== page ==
Some animations explaining columns and SP


I’ve been working on some animations explaining how HTM works in a simple way. Focuses on the implementation of concepts in HTM, not the general concepts like why we use the SP and TM and TP or where the theory comes from. I’m looking for feedback about inaccuracies in the columns and ugliness in the animation, like if you think something is misleading as shown or could be shown better.

The animation is made with a python library based on Pyglet/OpenGL that I wrote called Paper. I wrote it for this purpose, but it could be used for other simple educational and explanatory animations, so I put it on Github.

The two animations are (1) HTM columns and (2) The spatial pooler, without boosting and using global inhibition.
HTM Columns
HTM Spatial Pooler

Let me know what you think!


Sam, this is great stuff. I’m also starting to think about SP visualizations. I like the direction you are taking. I hope you don’t mind if I end up taking some design ideas for my work?

Also, since you are using the terms “potential pool” and “receptive field”…

This topic recently came up in a meeting, and I think @subutai and I agree that there is a subtle different in these terms.

  • potential pool: Possible connections from a mini-column in the SP to an input space. Could be represented as a list of integer indices of the input space.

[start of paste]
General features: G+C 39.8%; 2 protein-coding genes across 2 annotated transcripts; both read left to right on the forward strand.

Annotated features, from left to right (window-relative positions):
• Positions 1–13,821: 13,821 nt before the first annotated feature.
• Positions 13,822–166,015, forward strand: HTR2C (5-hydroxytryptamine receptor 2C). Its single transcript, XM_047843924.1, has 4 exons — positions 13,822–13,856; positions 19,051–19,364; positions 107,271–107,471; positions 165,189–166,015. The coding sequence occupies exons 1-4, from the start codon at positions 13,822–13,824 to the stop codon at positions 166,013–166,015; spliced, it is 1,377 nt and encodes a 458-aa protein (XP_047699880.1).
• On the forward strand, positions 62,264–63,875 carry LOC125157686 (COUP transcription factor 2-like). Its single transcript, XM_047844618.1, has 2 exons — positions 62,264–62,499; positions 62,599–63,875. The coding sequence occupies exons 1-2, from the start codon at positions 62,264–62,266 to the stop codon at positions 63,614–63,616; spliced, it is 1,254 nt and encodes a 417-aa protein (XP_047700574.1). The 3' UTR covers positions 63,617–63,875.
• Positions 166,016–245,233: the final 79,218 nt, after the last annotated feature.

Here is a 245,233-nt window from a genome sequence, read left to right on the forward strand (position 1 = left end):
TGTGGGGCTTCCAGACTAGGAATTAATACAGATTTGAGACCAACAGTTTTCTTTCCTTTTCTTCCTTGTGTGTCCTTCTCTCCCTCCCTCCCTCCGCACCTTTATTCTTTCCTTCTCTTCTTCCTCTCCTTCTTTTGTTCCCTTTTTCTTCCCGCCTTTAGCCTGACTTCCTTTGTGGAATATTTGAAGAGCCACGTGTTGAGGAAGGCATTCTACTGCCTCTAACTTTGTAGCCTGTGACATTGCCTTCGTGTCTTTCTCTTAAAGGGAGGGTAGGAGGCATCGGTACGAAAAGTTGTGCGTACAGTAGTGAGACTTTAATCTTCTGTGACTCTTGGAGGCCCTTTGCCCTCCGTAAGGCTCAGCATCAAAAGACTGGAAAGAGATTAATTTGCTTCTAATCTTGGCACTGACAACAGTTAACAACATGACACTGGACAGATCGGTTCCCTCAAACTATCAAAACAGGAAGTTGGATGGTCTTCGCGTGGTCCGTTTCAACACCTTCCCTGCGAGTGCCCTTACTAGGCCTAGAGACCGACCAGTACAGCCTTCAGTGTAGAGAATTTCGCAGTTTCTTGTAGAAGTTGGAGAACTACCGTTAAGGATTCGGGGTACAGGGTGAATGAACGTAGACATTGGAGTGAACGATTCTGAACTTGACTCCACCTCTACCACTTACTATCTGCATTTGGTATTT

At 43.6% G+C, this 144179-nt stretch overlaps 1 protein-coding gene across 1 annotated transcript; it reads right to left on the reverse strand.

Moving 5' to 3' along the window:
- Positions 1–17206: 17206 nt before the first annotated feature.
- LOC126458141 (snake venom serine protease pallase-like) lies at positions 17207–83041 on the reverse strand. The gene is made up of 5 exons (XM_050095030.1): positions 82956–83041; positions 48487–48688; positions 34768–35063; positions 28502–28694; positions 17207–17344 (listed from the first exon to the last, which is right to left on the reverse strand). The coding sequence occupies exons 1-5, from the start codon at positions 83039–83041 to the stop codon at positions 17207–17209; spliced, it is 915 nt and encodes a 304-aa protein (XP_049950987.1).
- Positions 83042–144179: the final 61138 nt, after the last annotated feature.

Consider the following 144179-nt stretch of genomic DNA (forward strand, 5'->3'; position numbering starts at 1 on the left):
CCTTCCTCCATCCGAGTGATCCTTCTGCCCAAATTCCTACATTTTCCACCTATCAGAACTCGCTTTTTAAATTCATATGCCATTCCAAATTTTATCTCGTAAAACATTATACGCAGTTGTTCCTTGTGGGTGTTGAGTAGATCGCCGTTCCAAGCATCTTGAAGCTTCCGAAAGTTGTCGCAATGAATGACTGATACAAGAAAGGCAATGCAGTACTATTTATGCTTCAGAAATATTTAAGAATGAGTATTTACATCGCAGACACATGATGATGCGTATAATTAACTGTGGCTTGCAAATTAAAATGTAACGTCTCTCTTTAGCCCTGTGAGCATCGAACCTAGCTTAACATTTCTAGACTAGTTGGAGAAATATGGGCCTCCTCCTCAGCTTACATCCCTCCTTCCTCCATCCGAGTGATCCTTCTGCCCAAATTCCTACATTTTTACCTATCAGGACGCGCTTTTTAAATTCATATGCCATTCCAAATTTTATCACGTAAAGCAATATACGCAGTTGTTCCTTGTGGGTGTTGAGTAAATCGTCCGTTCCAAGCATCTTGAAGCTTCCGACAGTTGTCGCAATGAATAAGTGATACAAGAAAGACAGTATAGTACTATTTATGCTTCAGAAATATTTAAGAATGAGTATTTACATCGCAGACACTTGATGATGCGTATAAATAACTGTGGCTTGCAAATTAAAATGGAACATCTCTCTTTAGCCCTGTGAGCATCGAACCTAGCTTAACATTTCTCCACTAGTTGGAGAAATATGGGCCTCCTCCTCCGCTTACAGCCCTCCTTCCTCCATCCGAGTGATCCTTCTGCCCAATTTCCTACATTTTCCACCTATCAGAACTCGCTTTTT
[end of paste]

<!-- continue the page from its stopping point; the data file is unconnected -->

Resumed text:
• receptive field: Within the potential pool, the synapses with permanence values above a connection threshold. Activity within the receptive field causes the mini-column to become active.
What is the exact biological fact which justifies the existence of the potential pool?

Interesting, I hadn’t picked up on this definition distinction before (I have used the two terms interchangeably in the past). Another way to think of the distinction, then, would be that the potential pool is static, while the receptive field changes over time with SP learning.

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That’s funny, I always thought the receptive field was the range of spaces from which the potential pool is chosen, i.e. a radius from the column center in the input space that can be used to select potential connections. I couldn’t say now where I got that idea haha, I’ll have to update my thinking and animations


This exactly lines up with my thinking also, and that’s how my code has used the terms in function/variable names. So basically the receptive field size is static, but the inhibition radius for each minicolumn is computed from the “average connected receptive field radius”, which varies in numeric size since new synapses become connected over time, while others are disconnected throughout the minicolumns. I think these ideas originate from the first white paper ever published that included pseudocode?

Although, now that I think about it more, maybe the distinction is useful when considering each cell in a minicolumn might share the exact same “potential pool” of feedforward inputs, and they have similar, but not identical, receptive fields within that pool.


If there is topology, mini-columns that are “far away” from each other might have completely non-overlapping potential pools, therefore entirely different receptive fields.

If there is global inhibition, one mini-column’s potential pool might be randomly the same as another (very low probability of that, but true). Even if that happens, as the SP learns each column will narrow in on particular features, and the receptive fields will change and focus in on specific features that mini-columns is receptive to.